Idaho energy regulators are waiting for the state's utilities to tell them how they will meet the Obama administration's proposed 33 percent reduction in carbon emissions by 2030.
The proposal, unveiled Monday, leaves it up to the states to determine how to meet the reductions that will make previously cheap coal as expensive or more so than alternative power sources. The Idaho Public Utilities Commission had already warned Idaho Power and Rocky Mountain Power, which both generate large percentages of their power with coal, that change was coming. In a 2013 order, it told Rocky Mountain "that it would be in the best interests of the company and its customers to devote more focus on the development of alternative energy resources."
Idaho already has added significant wind power, approved energy efficiency programs and pursued other projects that between 2008 and 2011 decreased carbon emissions from the state's power sector by more than 40 percent, the White House said.
The new plan also includes interim goals that could force Idaho Power to accelerate efforts to shift its generation from coal to other alternatives: natural gas, renewable energy and efforts at energy efficiency.
The Idaho Legislature does statewide power planning, but the PUC regulates investor-owned utilities and the utility's plans.
"By leveraging cleaner energy sources and cutting energy waste, this plan will clean the air we breathe while helping slow climate change so we can leave a safe and healthy future for our kids," said EPA Administrator Gina McCarthy. "We don't have to choose between a healthy economy and a healthy environment - our action will sharpen America's competitive edge, spur innovation and create jobs."
In 2012, Idaho's utilities emitted 1 million metric tons of carbon from sources covered by the rule. The amount of energy produced was 4 billion kilowatt hours. So, Idaho's 2012 emission rate was 339 pounds per megawatt hours.
EPA is proposing that Idaho develop a plan to lower its carbon pollution to 244 pounds per megawatt in 2020 and 228 pounds per megawatt in 2030. The plan would be due by June 2016, though the agency would be flexible with states that can't fully meet that deadline.
Idaho's numbers don't include the coal plants in states like Oregon, Wyoming and Nevada that Idaho consumers both pay for and depend on. The plants are accounted for in their own individual states.
"I think it's interesting that Idaho's carbon footprint in the rule is among the lowest in the nation," said Ben Otto, an energy attorney for the Idaho Conservation League, which advocates low-carbon energy alternatives.
EPA's Idaho proposal includes existing, nonhydro renewable energy and a slice of nuclear generation provided to some parts of Idaho through the Bonneville Power Administration. It does not include adjustments for energy efficiency and demand-response programs the state may use to reach the 2030 goal, EPA said.
Idaho produces 70.5 percent of its power statewide from hydroelectric dams, EPA said. Natural gas accounts for 12 percent, wind 12 percent, biomass 3.5 percent and coal less than 0.5 percent - again, reflecting that its coal power comes from surrounding states.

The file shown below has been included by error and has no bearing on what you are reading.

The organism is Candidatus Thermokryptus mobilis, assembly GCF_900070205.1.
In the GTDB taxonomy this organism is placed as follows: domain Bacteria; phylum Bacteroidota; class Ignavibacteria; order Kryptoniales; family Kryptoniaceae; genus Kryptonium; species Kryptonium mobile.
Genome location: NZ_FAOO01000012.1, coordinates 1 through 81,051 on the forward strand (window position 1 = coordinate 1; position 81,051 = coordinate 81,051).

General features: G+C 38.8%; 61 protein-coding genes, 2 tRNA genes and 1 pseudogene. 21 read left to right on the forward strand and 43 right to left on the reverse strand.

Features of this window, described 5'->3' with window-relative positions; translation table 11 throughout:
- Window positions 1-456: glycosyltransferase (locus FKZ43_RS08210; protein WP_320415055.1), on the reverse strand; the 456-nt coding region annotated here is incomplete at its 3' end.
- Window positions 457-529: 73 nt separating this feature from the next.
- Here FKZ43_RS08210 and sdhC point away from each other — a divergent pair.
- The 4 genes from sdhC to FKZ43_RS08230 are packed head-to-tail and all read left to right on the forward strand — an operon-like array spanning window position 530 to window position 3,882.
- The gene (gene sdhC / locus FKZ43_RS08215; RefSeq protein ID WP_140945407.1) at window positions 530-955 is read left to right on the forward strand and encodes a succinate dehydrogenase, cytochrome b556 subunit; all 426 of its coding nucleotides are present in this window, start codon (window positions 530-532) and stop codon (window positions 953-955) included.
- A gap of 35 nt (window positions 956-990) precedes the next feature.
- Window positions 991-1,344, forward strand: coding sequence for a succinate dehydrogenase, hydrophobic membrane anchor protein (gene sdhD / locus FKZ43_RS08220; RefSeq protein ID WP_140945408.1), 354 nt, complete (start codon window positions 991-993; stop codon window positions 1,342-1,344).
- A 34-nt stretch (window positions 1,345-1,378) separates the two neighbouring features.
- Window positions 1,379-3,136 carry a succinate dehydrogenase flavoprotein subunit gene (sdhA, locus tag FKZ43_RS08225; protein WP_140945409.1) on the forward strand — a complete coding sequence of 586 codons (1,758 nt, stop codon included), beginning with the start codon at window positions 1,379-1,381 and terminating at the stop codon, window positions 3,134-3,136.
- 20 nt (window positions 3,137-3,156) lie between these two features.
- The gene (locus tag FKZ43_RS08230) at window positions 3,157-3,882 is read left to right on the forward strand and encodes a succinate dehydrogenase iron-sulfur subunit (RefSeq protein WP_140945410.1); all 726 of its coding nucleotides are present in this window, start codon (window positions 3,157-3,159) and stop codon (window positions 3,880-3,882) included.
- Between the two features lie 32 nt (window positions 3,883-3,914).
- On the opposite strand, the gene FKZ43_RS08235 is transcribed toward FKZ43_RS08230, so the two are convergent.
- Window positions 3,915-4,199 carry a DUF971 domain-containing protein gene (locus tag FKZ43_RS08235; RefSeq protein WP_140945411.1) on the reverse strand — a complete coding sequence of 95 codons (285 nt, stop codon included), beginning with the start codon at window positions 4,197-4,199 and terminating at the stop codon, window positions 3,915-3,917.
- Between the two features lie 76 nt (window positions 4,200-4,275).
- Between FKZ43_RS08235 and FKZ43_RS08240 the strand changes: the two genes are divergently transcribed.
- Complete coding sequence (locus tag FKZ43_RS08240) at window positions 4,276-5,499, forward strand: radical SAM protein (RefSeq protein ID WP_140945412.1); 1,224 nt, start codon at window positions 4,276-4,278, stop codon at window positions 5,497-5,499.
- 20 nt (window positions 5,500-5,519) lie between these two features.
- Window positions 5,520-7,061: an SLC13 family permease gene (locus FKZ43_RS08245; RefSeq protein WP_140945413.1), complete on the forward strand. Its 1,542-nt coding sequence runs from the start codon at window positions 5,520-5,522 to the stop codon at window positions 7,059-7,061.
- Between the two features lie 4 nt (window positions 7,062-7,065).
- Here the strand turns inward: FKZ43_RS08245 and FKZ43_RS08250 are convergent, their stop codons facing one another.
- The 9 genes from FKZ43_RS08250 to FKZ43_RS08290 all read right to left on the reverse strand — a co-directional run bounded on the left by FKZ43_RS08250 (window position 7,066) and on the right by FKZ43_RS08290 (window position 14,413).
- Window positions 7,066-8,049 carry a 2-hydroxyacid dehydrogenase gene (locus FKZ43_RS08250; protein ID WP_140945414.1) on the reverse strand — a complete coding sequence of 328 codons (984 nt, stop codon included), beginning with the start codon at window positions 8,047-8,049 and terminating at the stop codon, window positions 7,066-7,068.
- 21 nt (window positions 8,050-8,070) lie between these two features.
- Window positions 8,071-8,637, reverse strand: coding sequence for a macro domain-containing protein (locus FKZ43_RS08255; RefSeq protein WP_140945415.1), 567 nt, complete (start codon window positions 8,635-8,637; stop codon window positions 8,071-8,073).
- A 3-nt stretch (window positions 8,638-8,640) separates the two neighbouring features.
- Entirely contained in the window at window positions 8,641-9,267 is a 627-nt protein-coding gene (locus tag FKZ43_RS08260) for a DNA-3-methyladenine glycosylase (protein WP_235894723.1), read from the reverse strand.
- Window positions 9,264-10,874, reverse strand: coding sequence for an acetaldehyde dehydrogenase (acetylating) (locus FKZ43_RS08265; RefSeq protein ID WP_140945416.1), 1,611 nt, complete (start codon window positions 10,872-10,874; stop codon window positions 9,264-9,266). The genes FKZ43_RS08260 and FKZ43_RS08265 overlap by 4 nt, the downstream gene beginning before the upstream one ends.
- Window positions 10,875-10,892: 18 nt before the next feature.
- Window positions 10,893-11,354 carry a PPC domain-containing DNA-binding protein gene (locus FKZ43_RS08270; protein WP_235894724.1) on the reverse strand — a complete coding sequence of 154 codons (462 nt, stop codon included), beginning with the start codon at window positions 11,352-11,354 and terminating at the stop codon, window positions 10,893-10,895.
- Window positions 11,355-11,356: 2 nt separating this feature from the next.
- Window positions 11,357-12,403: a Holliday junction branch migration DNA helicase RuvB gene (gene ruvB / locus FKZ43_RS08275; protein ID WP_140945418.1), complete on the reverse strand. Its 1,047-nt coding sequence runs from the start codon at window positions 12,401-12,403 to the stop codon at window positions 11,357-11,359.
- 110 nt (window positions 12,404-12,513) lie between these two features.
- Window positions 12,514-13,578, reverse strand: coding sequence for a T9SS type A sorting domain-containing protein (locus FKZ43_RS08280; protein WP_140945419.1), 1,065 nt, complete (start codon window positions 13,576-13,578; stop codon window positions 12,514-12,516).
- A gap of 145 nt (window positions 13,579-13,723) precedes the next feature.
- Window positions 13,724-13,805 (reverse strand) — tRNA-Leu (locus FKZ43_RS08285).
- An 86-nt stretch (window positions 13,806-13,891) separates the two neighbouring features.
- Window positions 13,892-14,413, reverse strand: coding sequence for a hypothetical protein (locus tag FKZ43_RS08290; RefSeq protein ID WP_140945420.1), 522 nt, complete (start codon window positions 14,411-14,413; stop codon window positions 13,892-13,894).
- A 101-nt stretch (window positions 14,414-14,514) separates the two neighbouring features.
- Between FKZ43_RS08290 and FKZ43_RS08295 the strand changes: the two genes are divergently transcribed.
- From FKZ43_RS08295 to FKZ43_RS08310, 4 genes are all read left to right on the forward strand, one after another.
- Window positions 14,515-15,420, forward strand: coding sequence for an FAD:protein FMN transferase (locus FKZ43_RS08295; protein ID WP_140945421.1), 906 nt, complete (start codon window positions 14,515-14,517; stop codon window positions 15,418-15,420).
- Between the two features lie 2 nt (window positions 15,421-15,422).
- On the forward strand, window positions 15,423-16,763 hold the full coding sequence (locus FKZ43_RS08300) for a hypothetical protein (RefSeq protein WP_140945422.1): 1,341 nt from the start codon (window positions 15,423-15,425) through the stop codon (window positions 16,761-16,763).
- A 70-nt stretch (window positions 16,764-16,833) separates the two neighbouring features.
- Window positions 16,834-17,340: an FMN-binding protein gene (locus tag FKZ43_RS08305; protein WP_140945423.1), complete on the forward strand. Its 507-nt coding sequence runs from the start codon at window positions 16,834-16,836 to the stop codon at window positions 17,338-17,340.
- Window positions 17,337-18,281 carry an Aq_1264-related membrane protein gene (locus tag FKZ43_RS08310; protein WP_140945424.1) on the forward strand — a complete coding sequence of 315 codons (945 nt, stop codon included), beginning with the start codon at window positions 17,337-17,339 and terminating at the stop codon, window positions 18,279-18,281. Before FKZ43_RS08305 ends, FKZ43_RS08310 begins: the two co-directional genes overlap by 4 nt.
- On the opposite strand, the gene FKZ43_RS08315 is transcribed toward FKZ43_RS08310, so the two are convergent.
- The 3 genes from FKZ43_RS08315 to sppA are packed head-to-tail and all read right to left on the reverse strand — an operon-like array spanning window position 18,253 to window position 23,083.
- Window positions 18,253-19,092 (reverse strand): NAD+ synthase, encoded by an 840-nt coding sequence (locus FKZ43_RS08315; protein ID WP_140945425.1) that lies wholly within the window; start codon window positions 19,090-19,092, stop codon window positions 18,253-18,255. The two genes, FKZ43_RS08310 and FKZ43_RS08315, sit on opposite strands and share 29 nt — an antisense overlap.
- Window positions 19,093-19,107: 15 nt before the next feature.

The state goals set by EPA are general - not specific to any plant - and states don't have to use its recommendations if they develop their own alternatives, the agency said in materials provided with its press release.
Improvements in other states - even converting plants to natural gas - could add costs to Idaho ratepayers. But quickly shutting down the plants would leave the utilities and their customers with a stranded investment that could cause a "rate shock," said Idaho Power President and CEO Darrel Anderson.
The ICL's Otto said the utilities' own energy-efficiency potential studies show they can cost-effectively cut demand by 20 percent. With a mix of solar, wind and geothermal power built in Idaho, he's confident the state can meet the goal and its needs.
Idaho Power's primary project right now is to complete the Boardman-to-Hemingway 500-kilovolt transmission line to Oregon so it can tap into hydro and wind power on the west side of the Cascades. There, power use peaks in the winter, while it peaks here in the summer, benefiting customers on both sides of the mountains.
The administration says the plan won't raise electric bills, but will actually reduce them by increasing energy efficiency and reducing demand. It is betting that creative use of existing power generation will make up for required reductions in coal power.
Phasing out the coal plants would have other health benefits, the EPA said in its press release.
Particle pollution, nitrogen oxides and sulfur dioxide would be cut by more than 25 percent. Nationally, the EPA estimates the changes would avoid up to 6,600 premature deaths, up to 150,000 asthma attacks in children and up to 490,000 missed work or school days - providing up to $93 billion in climate and public health benefits.
EPA will accept comment on the proposal for 120 days after publication in the Federal Register and will hold four public hearings. The proposal would be finalized a year from now.
Rocky Barker: 377-6484